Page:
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Reviewed by:
  • Risala ("Message") dir. by Abubakar S. Shehu
  • Muhammad Muhsin Ibrahim
Abubakar S. Shehu, dir. Risala ("Message"). 2018. 126 minutes. Hausa, with English subtitles. 3SP International Limited. No price reported.

The film Risala (an Arabic word meaning "message") represents an attempt by director Abubakar S. Shehu to return to the roots of Kannywood's Hausa-Muslim tradition and glorify the "good old days." He has tried to avoid the usual clichés (forced marriage, love triangle, intrusive music and dance routines), focusing on the main objective of the film's storytelling, which is to present Islam in a positive light.

Risala tells the story, set in the past, of Zakariyya (acted by Sadiq Sani Sadiq), who embarks on a tumultuous journey to seek forgiveness from the owner of a farm from whom he and his two hunting friends have "stolen" fruits. It is an adventurous journey, filled with intrigues and mishaps. Zakariyya is mistaken for a thief in one town, and as an accomplice of an infamous, brutal robber in another. He is arrested, tortured, and then released, saved both times by his honesty. A wealthy, itinerant trader, Abdulmunafi (Abubakar S. Shehu) whom he meets en route gives him a bag of gold during the last moment of his life—in extremis—after armed robbers have waylaid the duo, resulting in Abdulmunafi's fatal injury.

"Malam" Zakariyya, as he is later called due to his much-admired uprightness and piety, typifies an ideal Hausa-Muslim in the perception of a large percentage of Kannywood's audience. The usual criticism of Kannywood films is that they misrepresent the Hausa culture and Islam. To further cleanse this "pure" character, the farm's owner, whom he ultimately meets at a fictitious town called Baihan, tests him by outright refusing to forgive him and, subsequently, by asking him to marry his ugliest, disabled daughter, to which Zakariyya agrees. The wife, however, turns out to be the most beautiful lady alive. This part of the story resembles the history of Abu Hanifa, a renowned eighth-century Sunni Muslim theologian and jurist.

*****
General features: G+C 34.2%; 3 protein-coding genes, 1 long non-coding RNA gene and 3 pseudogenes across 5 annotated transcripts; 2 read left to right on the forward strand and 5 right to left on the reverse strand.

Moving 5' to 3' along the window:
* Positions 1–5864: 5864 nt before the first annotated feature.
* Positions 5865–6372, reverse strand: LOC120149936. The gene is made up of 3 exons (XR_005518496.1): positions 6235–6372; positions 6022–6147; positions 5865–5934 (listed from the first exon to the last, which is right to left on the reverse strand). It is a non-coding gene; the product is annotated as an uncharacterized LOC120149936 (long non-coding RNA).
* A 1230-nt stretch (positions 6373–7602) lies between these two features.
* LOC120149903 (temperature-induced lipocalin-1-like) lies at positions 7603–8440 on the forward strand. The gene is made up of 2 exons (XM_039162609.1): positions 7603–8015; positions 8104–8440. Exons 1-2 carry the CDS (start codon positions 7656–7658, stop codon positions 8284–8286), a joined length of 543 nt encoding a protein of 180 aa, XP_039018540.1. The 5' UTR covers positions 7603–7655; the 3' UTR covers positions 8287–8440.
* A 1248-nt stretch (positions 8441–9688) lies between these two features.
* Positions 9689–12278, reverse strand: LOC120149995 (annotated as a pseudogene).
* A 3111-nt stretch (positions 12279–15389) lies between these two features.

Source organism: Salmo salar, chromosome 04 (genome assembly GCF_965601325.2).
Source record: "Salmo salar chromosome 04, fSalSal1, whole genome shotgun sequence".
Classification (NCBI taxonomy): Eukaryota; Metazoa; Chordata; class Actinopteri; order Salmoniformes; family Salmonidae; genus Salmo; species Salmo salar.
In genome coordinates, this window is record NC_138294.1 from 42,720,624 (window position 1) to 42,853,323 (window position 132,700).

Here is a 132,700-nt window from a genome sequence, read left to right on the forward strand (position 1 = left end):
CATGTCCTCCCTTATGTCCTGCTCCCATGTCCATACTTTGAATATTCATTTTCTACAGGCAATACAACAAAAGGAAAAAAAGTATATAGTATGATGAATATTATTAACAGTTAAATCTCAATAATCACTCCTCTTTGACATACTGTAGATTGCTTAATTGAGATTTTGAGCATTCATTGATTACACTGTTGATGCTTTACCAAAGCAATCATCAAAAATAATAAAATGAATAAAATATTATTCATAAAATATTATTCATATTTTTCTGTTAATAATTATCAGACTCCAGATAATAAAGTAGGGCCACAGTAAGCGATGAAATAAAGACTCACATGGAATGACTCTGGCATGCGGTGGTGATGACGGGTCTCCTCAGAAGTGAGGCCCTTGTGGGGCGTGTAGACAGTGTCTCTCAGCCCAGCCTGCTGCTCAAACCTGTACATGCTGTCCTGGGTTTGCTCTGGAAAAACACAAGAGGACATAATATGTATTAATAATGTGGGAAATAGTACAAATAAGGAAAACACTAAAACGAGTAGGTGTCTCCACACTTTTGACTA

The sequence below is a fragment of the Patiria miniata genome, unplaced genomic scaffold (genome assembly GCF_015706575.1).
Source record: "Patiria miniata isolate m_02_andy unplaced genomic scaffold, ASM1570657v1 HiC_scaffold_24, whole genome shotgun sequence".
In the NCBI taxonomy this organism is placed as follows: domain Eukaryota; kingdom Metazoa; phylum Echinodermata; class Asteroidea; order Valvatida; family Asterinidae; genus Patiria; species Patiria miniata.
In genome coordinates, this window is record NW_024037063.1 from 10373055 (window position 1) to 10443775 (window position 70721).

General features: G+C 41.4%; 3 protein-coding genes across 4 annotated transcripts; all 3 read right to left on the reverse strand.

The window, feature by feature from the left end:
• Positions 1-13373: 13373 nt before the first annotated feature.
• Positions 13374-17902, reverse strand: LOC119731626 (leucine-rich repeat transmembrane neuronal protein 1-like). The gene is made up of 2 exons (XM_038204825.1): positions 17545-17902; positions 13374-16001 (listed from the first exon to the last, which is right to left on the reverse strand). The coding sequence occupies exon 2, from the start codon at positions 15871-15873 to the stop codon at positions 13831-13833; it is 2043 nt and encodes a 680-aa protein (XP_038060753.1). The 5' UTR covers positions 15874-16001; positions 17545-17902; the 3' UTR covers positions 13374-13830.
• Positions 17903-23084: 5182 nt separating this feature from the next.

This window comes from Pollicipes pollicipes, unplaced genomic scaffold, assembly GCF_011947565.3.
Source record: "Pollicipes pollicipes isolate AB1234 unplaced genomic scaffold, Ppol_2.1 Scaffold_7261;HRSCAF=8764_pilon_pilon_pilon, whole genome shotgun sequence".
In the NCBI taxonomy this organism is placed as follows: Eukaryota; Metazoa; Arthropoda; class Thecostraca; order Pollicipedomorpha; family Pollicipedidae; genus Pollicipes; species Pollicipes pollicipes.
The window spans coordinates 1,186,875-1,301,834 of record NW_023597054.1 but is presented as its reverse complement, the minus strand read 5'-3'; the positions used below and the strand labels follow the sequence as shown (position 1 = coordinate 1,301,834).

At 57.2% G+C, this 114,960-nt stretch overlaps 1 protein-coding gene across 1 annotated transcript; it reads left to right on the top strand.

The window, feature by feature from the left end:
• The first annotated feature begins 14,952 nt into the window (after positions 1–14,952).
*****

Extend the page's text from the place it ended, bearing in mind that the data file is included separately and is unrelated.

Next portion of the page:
In keeping with the Hausa folkloric pattern of departure-adventurereturn, Zakariyya returns home with his stunning bride. On their first night together, however, he has a nightmare in which the late itinerant trader appears. Zakariyya interprets this to mean that the deceased's family needs their inheritance! He promises to embark on yet another mission to find them, leaving the audience in suspense and setting up the expectation of a possible sequel. [End Page E35]

Risala is not a masterpiece. There is a lack of continuity right from the opening scenes. The three hunters are shown walking with their hunting dogs, but the dogs suddenly disappear in the next shots without any explanation. Also, Gambo, the lethal robber who saved Zakariyya and seized his wealth at the same time, appears too ruthless to be credible. Likewise, the special effects—of blood and fireball—are too artificial. Even though the industry is small and often makes films on a shoestring budget, the postproduction could have been smoother and more polished.

Generally, the Jos branch of Kannywood, where 3SP Production Limited is located, makes films differently from the mainstream industry headquartered in Kano. Often, they are accused of gratuitous depictions of violence and murders, cartoonish gun battles, hooliganism, and cultism, among other grotesque portrayals. Many of these films promote and propagate Islam and its values excessively. The Jos film Ana Muslim (I am Muslim) is one such example. It is patterned after the film My Name is Khan (directed by Karan Johar, 2010), starring Shah Rukh Khan, which was intended to counter the portrayal of Muslims as terrorists.

Both the titles of Risala and Ana Muslim are Arabic and Islamic. The former implies a direct connection with the prominent 1977 biopic of the Prophet Muhammad, The Message (directed by Moustapha Akkad). Although the depiction of Zakariyya is in no way like that of a prophet, his demeanour and virtue are that of an ideal Muslim. One may argue that Zakariyya's uprightness is too angelic, making the action somehow overblown. However, as a historical film laced with didacticism, the message of the film is clear...


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